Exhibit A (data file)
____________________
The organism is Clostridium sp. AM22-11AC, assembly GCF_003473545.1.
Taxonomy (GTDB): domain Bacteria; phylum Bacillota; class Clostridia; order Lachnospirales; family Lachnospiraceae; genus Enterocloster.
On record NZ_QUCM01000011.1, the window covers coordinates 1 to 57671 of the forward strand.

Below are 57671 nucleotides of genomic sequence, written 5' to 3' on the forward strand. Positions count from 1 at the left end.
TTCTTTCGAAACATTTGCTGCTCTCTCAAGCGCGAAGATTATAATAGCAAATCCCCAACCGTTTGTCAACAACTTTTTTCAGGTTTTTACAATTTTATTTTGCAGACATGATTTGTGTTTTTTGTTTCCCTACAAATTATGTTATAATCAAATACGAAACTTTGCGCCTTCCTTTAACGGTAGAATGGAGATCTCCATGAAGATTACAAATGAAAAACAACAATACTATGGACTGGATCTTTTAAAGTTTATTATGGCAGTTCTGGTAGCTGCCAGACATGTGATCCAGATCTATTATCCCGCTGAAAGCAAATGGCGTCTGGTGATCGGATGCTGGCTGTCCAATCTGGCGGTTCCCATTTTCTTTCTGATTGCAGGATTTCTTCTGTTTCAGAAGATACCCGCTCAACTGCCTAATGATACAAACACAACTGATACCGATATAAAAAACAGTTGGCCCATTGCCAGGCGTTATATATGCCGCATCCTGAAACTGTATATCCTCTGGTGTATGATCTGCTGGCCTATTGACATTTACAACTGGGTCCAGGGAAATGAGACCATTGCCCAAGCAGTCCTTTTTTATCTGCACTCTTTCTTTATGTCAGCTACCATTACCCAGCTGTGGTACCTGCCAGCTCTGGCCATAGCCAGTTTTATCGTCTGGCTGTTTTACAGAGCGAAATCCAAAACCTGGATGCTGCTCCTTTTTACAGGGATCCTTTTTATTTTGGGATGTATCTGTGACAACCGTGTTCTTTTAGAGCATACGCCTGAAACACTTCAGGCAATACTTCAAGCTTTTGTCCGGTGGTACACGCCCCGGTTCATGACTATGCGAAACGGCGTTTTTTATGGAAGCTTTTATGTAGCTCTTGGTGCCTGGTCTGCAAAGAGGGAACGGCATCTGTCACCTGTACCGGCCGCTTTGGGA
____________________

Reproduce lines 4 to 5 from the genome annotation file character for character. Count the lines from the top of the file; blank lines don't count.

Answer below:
Below are 57671 nucleotides of genomic sequence, written 5' to 3' on the forward strand. Positions count from 1 at the left end.
TTCTTTCGAAACATTTGCTGCTCTCTCAAGCGCGAAGATTATAATAGCAAATCCCCAACCGTTTGTCAACAACTTTTTTCAGGTTTTTACAATTTTATTTTGCAGACATGATTTGTGTTTTTTGTTTCCCTACAAATTATGTTATAATCAAATACGAAACTTTGCGCCTTCCTTTAACGGTAGAATGGAGATCTCCATGAAGATTACAAATGAAAAACAACAATACTATGGACTGGATCTTTTAAAGTTTATTATGGCAGTTCTGGTAGCTGCCAGACATGTGATCCAGATCTATTATCCCGCTGAAAGCAAATGGCGTCTGGTGATCGGATGCTGGCTGTCCAATCTGGCGGTTCCCATTTTCTTTCTGATTGCAGGATTTCTTCTGTTTCAGAAGATACCCGCTCAACTGCCTAATGATACAAACACAACTGATACCGATATAAAAAACAGTTGGCCCATTGCCAGGCGTTATATATGCCGCATCCTGAAACTGTATATCCTCTGGTGTATGATCTGCTGGCCTATTGACATTTACAACTGGGTCCAGGGAAATGAGACCATTGCCCAAGCAGTCCTTTTTTATCTGCACTCTTTCTTTATGTCAGCTACCATTACCCAGCTGTGGTACCTGCCAGCTCTGGCCATAGCCAGTTTTATCGTCTGGCTGTTTTACAGAGCGAAATCCAAAACCTGGATGCTGCTCCTTTTTACAGGGATCCTTTTTATTTTGGGATGTATCTGTGACAACCGTGTTCTTTTAGAGCATACGCCTGAAACACTTCAGGCAATACTTCAAGCTTTTGTCCGGTGGTACACGCCCCGGTTCATGACTATGCGAAACGGCGTTTTTTATGGAAGCTTTTATGTAGCTCTTGGTGCCTGGTCTGCAAAGAGGGAACGGCATCTGTCACCTGTACCGGCCGCTTTGGGA